Regional and global shopping trends was the overarching theme at this year’s Retail Summit.
Taking place at Dubai’s Atlantis hotel on Monday and Tuesday, more than 70 global executives discussed the post-pandemic retail world and the essential role technology plays, among other key topics shaping the sector today.
Monday’s ‘The Winning Formula for Middle Eastern Retail’ panel explored omnichannel strategies and how the ‘phygital’ world can meet customers’ needs.
CEO of Gulf Marketing Group (GMG), Michael Chalhoub, president of strategy, growth, innovation and investment, and joint venture at Chalhoub Group, and Abdulla Al Hamshi, head of business intelligence at Dubai Ports (DP) World, discussed how their organisations responded to customers’ behavioural shift during the Covid-19 pandemic with editor-in-chief of Arabian Business, Scott Armstrong.
Mr Sethi said while digitalisation has always been key for GMG, Covid-19 certainly underlined its importance.
“Digitalisation has always been our strategy. But because of the pandemic, we’ve accelerated the investment into digitalisation,” he said.
Digitalising their frontend systems helps GMG give customers the immersive experience they seek: “What we’ve seen and is becoming readily available is people are more tuned towards the omnichannel perspective.
“The trends are moving towards digitalisation and as digitalisation grows, we will be standing on that.”
To accommodate this growth, the company’s sports division, GMG sports, has become an omnichannel seller across all its verticals, Mr Sethi said.
Mr Chalhoub said digitalisation being a primary focus at Chalhoub Group was beneficial during the pandemic and allowed them to react quickly to consumers’ changing needs.
“We understand that our competitors are not just the brick-and-mortar competitors they used to be, so we need to play in an omnichannel way,” he said.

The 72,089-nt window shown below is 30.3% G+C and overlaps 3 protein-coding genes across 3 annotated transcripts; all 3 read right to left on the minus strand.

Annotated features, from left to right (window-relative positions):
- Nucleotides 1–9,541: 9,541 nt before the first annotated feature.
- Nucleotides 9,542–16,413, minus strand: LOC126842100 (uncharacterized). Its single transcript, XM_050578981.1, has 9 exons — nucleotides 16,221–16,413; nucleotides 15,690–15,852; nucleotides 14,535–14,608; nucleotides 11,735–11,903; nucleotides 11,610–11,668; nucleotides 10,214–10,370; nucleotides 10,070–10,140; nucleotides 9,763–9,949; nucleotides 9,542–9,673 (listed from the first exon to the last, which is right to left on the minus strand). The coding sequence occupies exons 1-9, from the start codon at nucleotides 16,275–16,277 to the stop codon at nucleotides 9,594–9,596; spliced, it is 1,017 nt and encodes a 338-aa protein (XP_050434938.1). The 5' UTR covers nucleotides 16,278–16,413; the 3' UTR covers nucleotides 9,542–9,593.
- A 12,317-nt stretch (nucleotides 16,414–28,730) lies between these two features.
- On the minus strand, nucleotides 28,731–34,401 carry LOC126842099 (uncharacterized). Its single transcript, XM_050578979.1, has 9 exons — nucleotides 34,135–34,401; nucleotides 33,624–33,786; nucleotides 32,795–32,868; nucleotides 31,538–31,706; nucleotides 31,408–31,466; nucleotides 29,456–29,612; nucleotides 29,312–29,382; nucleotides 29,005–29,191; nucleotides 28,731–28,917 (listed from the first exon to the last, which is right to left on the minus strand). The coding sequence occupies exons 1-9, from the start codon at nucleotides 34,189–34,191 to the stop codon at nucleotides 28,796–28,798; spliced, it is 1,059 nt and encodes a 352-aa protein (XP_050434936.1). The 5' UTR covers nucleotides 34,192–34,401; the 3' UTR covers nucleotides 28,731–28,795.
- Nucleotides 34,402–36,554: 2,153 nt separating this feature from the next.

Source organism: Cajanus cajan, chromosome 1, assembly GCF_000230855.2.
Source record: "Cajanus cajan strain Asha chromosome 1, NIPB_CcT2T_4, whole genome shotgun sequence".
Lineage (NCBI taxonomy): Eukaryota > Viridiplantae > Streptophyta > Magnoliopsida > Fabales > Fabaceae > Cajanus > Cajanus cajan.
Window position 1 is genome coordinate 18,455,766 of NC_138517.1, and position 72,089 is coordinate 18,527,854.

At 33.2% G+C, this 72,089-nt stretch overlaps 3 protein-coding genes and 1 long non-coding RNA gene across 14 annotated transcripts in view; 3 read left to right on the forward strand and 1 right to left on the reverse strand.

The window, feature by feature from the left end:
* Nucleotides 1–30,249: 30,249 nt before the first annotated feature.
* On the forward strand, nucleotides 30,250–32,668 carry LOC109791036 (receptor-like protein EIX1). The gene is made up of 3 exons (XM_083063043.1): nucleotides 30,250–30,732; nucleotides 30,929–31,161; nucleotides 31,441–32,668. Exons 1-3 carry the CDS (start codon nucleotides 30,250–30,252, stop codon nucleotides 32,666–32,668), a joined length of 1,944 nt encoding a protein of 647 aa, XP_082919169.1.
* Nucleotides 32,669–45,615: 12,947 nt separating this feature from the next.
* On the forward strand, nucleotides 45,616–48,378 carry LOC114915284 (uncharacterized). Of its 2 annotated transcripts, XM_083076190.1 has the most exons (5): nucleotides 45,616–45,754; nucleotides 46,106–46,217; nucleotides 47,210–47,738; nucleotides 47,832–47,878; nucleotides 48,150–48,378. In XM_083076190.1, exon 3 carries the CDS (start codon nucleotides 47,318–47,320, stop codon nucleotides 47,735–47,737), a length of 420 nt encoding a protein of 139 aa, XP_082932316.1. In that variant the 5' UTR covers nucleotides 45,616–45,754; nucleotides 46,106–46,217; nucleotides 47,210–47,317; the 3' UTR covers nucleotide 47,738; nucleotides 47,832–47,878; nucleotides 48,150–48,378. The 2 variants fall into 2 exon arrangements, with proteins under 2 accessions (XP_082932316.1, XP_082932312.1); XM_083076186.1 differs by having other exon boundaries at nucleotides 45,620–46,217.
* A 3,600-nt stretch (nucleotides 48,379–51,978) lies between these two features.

“When the pandemic hit, we were ready. In a fortnight, we had to launch about 20-plus websites and make sure all our stores went digital to e-commerce.”
Since doing so, the retailer has recorded a 123 per cent increase in e-commerce sales for prestige beauty products and a 113 per cent increase for high-end fashion, Mr Chalhoub said.
With such omnichannel retailers retaining business through e-commerce and product shipments and ahead-of-time technology implementations, DP World maintained trade, said Mr Al Hamshi.
“During 2020, volumes grew by 10 per cent and trade value grew by 5 per cent,” he said.
‘The Evolution of the Retail Store’ session also explored omnichannel. It was chaired by Claire Hutchinson, global division director of HMY Group’s travel retail division, with Andrés Contreras, CEO of fashion retailer Bestseller’s Portugal, Spain and Latin America division, Antonis Kyprianou, executive committee member of fashion retailer Tendam, and Rami Helali, co-founder and CEO of sustainable home décor brand Kotn, on the panel.
Discussions centred on the role of physical stores after the pandemic saw e-commerce boom.
“When we needed to close stores, not only were we already strong in e-commerce, but we also had strong relationships with platforms and marketplaces that were selling a lot at the time, Mr Contreras said.
Bestseller operates equally across three channels – wholesale, retail and digital.
“Our business model has proven to be successful for times like this and now we continue to do our best to strengthen all different channels,” Mr Contreras said.
Mr Kyprianou praised this omnichannel distribution of sales, saying: “Digital by itself is a channel; it is not the tradition.”
Going omnichannel helped Tendam to grow during the pandemic, Mr Kyprianou said.
“We needed to optimise without stores losing profits because of e-commerce. We needed to put everything together and that is what we have done – we enhanced the omnichannel.”
For Kotn, 90 per cent of its sales were made online before the pandemic, so the company’s digital infrastructure was already in place to accommodate sales in 2020 and beyond.
Post-pandemic, Kotn is venturing into opening physical stores, while still promoting e-commerce.
Mr Helali highlighted the balance between e-commerce and physical stores is key.
“Pure play e-commerce, pure play stores – that sort of rigidity creates issues,” he said.
“It’s not about a store, it’s not about online. It’s about understanding the behaviour of the customer and meeting them where they are.”
“For us, [stores] are not sales and revenue and profit drivers, they’re a place for us to acquire customers online and create omnichannel customers,” Mr Helali said.